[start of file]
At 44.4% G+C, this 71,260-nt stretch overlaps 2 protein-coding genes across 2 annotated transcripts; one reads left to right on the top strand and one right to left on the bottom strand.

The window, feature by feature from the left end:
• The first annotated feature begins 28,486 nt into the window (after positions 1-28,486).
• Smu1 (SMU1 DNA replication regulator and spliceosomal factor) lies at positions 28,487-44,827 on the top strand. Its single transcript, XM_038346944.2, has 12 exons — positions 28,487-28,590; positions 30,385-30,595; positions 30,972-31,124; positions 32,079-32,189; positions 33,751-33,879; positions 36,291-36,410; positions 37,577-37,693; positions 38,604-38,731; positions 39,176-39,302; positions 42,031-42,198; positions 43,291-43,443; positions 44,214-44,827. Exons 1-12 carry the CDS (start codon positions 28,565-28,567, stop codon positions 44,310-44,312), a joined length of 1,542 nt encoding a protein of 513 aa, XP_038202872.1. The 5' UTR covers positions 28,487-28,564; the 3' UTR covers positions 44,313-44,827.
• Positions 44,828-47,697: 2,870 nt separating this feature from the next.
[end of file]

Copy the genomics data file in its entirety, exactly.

At 44.4% G+C, this 71,260-nt stretch overlaps 2 protein-coding genes across 2 annotated transcripts; one reads left to right on the top strand and one right to left on the bottom strand.

The window, feature by feature from the left end:
• The first annotated feature begins 28,486 nt into the window (after positions 1-28,486).
• Smu1 (SMU1 DNA replication regulator and spliceosomal factor) lies at positions 28,487-44,827 on the top strand. Its single transcript, XM_038346944.2, has 12 exons — positions 28,487-28,590; positions 30,385-30,595; positions 30,972-31,124; positions 32,079-32,189; positions 33,751-33,879; positions 36,291-36,410; positions 37,577-37,693; positions 38,604-38,731; positions 39,176-39,302; positions 42,031-42,198; positions 43,291-43,443; positions 44,214-44,827. Exons 1-12 carry the CDS (start codon positions 28,565-28,567, stop codon positions 44,310-44,312), a joined length of 1,542 nt encoding a protein of 513 aa, XP_038202872.1. The 5' UTR covers positions 28,487-28,564; the 3' UTR covers positions 44,313-44,827.
• Positions 44,828-47,697: 2,870 nt separating this feature from the next.